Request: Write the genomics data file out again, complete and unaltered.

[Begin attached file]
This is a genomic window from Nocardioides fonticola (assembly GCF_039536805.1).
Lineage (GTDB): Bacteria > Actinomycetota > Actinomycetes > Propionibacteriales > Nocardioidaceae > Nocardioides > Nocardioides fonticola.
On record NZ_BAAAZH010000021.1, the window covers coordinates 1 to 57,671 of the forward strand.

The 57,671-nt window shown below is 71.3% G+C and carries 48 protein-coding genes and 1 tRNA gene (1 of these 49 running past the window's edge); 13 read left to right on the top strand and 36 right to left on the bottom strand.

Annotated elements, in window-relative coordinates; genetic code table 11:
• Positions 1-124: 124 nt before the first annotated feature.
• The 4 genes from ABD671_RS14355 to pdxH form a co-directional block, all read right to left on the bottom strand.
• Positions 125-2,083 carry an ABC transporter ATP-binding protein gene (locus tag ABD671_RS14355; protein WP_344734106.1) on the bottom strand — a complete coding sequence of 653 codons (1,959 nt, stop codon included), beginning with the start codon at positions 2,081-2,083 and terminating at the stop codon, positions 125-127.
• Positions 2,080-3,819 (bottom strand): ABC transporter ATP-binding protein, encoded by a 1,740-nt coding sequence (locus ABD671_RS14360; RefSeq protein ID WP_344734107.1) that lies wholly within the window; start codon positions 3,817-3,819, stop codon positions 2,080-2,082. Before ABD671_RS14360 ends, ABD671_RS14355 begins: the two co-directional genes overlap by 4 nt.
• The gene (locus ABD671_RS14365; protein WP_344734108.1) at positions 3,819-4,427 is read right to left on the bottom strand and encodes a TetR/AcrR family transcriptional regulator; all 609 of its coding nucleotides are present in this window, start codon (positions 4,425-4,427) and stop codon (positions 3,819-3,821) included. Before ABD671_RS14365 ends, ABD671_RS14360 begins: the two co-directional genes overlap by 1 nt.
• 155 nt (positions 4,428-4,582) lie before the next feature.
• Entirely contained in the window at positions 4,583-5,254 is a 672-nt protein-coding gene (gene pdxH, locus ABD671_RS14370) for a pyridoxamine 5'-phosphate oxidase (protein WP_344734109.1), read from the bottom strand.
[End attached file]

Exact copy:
This is a genomic window from Nocardioides fonticola (assembly GCF_039536805.1).
Lineage (GTDB): Bacteria > Actinomycetota > Actinomycetes > Propionibacteriales > Nocardioidaceae > Nocardioides > Nocardioides fonticola.
On record NZ_BAAAZH010000021.1, the window covers coordinates 1 to 57,671 of the forward strand.

The 57,671-nt window shown below is 71.3% G+C and carries 48 protein-coding genes and 1 tRNA gene (1 of these 49 running past the window's edge); 13 read left to right on the top strand and 36 right to left on the bottom strand.

Annotated elements, in window-relative coordinates; genetic code table 11:
• Positions 1-124: 124 nt before the first annotated feature.
• The 4 genes from ABD671_RS14355 to pdxH form a co-directional block, all read right to left on the bottom strand.
• Positions 125-2,083 carry an ABC transporter ATP-binding protein gene (locus tag ABD671_RS14355; protein WP_344734106.1) on the bottom strand — a complete coding sequence of 653 codons (1,959 nt, stop codon included), beginning with the start codon at positions 2,081-2,083 and terminating at the stop codon, positions 125-127.
• Positions 2,080-3,819 (bottom strand): ABC transporter ATP-binding protein, encoded by a 1,740-nt coding sequence (locus ABD671_RS14360; RefSeq protein ID WP_344734107.1) that lies wholly within the window; start codon positions 3,817-3,819, stop codon positions 2,080-2,082. Before ABD671_RS14360 ends, ABD671_RS14355 begins: the two co-directional genes overlap by 4 nt.
• The gene (locus ABD671_RS14365; protein WP_344734108.1) at positions 3,819-4,427 is read right to left on the bottom strand and encodes a TetR/AcrR family transcriptional regulator; all 609 of its coding nucleotides are present in this window, start codon (positions 4,425-4,427) and stop codon (positions 3,819-3,821) included. Before ABD671_RS14365 ends, ABD671_RS14360 begins: the two co-directional genes overlap by 1 nt.
• 155 nt (positions 4,428-4,582) lie before the next feature.
• Entirely contained in the window at positions 4,583-5,254 is a 672-nt protein-coding gene (gene pdxH, locus ABD671_RS14370) for a pyridoxamine 5'-phosphate oxidase (protein WP_344734109.1), read from the bottom strand.